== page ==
Gröna Lund is a permanent attraction in Stockholm with exciting rides, restaurants, bars and an important concert stage on which most of the world’s more famous artistes–ranging from Birgit Nilsson via Chuck Berry to The Clash–have performed.
Posters for events and concerts at Gröna Lund have become highly collectible. Between 1971 and 1988 they were designed by one man, Nils Sture Jansson–who produced about 800 individual posters, sometimes with incredibly short deadlines. In 2012 Premium Publishing produced a book containing 200 of Nils Sture Jansson’s poster designs edited by Nils Sture Jansson’s son, Jonas, and Gröna Lund’s own historian Andreas Theve. The book rapidly sold out when it was published–but I was lucky to find a copy in Söders Bokhandel– a little, but extremely well-stocked bookshop in Stockholm. The book has also become highly collectible.
Nils Sture Jansson’s relatively simple illutrations capture the spirit of the artists and, according to the introduction, were much admired by them. Only a few were unhappy–and that was sometimes due to the fact that his or her name was misspellt.
Here are some samples (posters for artists I personally like):
Jansson would be supplied with photos of the artist(s) and deconstruct them to make his poster designs.
Kristian Russell has taken over and is continuing the tradition of Gröna lund posters.
Poster for Henrik Berggren’s concert on the 50th anniversary of Jimi Hendrix’s concert on the same stage.
This post is not so much about record covers as much as about advertising and focuses on a campaign by Absolut Vodka.
Apparently, Absolut Vodka is the third largest spirit brand in the world. It is distilled near Åhus in Skåne, southern Sweden, and was, until 2008 owned by the Swedish state through its company AB Vin & Sprit when it was sold to the French group Pernod Ricard for €5.63 billion (55 billion Swedish Crowns). Two things – apart from the drink itself – have contributed to Absolut Vodka’s international success; the first is the design of the bottle and the second is the inventive artistic advertising campaigns. And, related to the imaginative advertising was the Absolut Art Collection, started In 1985 when Andy Warhol was approached to paint a picture of the Absolut Vodka bottle.
Exactly how Warhol came to be involved is debated. According to Finbar Krook Rosato, in “Face It! Absolut Art Collection” (2012) One story is that Michel Roux who worked for Carillion importers was a regular fixture in the New York nightlife of the 1980s. Apparently he suggested the idea to Warhol at a dinner and Warhol was enthusiastic saying “I love the bottle. I’d want to do something with it”. Another story is that Titti Wachtmeister, daughter of Sweden’s ambassador to the United States, was a close friend of Warhol’s put the idea to him. Whichever is correct, Warhol painted his portrait of the famous bottle.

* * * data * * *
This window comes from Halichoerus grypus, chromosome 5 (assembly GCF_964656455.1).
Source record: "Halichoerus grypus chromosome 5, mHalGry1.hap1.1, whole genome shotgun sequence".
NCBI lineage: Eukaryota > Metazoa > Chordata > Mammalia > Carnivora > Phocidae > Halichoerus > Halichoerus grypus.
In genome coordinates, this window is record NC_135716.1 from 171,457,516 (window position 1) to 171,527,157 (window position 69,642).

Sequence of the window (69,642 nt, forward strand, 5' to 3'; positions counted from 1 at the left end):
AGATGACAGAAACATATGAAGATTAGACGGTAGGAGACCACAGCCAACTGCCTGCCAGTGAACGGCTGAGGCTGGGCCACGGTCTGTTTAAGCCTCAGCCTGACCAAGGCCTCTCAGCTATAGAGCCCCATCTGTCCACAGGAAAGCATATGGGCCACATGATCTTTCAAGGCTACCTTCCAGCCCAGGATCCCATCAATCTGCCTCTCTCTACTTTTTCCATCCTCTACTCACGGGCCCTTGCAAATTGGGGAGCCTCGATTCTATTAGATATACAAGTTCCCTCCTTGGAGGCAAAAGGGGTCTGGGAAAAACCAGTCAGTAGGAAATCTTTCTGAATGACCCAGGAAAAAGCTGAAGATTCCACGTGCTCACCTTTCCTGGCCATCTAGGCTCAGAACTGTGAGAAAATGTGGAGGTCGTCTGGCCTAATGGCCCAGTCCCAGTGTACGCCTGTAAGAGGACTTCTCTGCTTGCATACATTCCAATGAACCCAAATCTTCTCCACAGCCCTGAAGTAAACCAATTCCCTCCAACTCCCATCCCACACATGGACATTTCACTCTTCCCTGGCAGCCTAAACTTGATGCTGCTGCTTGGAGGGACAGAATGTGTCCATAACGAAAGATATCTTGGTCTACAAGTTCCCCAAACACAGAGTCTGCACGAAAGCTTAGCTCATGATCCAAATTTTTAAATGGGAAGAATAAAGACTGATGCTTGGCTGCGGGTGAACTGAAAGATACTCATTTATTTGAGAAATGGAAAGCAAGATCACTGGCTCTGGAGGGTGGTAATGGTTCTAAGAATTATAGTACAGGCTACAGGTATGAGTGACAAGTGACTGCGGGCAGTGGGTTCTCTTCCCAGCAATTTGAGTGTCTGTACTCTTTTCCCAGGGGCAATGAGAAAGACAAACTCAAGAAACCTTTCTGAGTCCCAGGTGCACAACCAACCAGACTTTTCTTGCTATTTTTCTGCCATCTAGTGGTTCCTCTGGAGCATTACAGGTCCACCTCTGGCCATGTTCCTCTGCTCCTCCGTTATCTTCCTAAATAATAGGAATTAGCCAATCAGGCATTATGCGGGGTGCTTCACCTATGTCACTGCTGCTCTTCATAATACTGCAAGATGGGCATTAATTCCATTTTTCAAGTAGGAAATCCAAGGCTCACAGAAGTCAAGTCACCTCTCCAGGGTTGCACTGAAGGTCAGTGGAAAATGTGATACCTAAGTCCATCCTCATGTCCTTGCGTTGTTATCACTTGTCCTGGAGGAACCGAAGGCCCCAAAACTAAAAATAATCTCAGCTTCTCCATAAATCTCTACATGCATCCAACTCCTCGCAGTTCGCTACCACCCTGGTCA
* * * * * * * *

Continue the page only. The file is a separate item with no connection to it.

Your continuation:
Warhol then suggested that Keith Haring make a painting and in 1987 his contribution arrived. Between 1986 and 2004 a total of 850 works were made for the Absolut Art Collection by 550 artists. The collection is now housed at Spritmuseum in Stockholm where regular exhibitions show the varied nature of the art.
A series of one-page ads for Absolut Vodka appeared each week in Time Magazine and many appeared in other magazines including Scandinavian Airways System’s “Scanorama”. A series that was particularly special for me, was run in Scanorama from February until October 2002 and used pastiches of famous record covers to advertise the famous Vodka. You have to really search in some of the adverts to find the Absolut Vodka bottle.
The series started with a reworked version of David Bowie‘s “Aladdin Sane“:
The second cover to be manipulated was Miles Davis‘s “Bitches Brew“:
The third cover to be manipulated was Nina Hagan‘s “Om Namah Shivay!“:
Next up was INXS‘s album “Kicks”
Number five was The Sex Pistol‘s “Never Mind the Bollocks, We’re the Sex Pistols“:
Then came Judas Priest‘s album “British Steel”:
Album number seven was Queen‘s “A Night at the Opera“:
The eighth and final cover to appear in the series was The Velvet Underground & Nico‘s “The Velvet Underground & Nico“:
A great combination of advertising and record cover art. No Beatles, perhaps, but at least there was one Warhol cover. I remember seeing a full-sized poster of the Absolut Pistols advert in Stockholm’s Arlanda Airport just when this campaign was running. I was sort of stunned as I hadn’t seen the any of the other adverts at that time! I wonder what other adverts have used record covers. Ideas, anyone?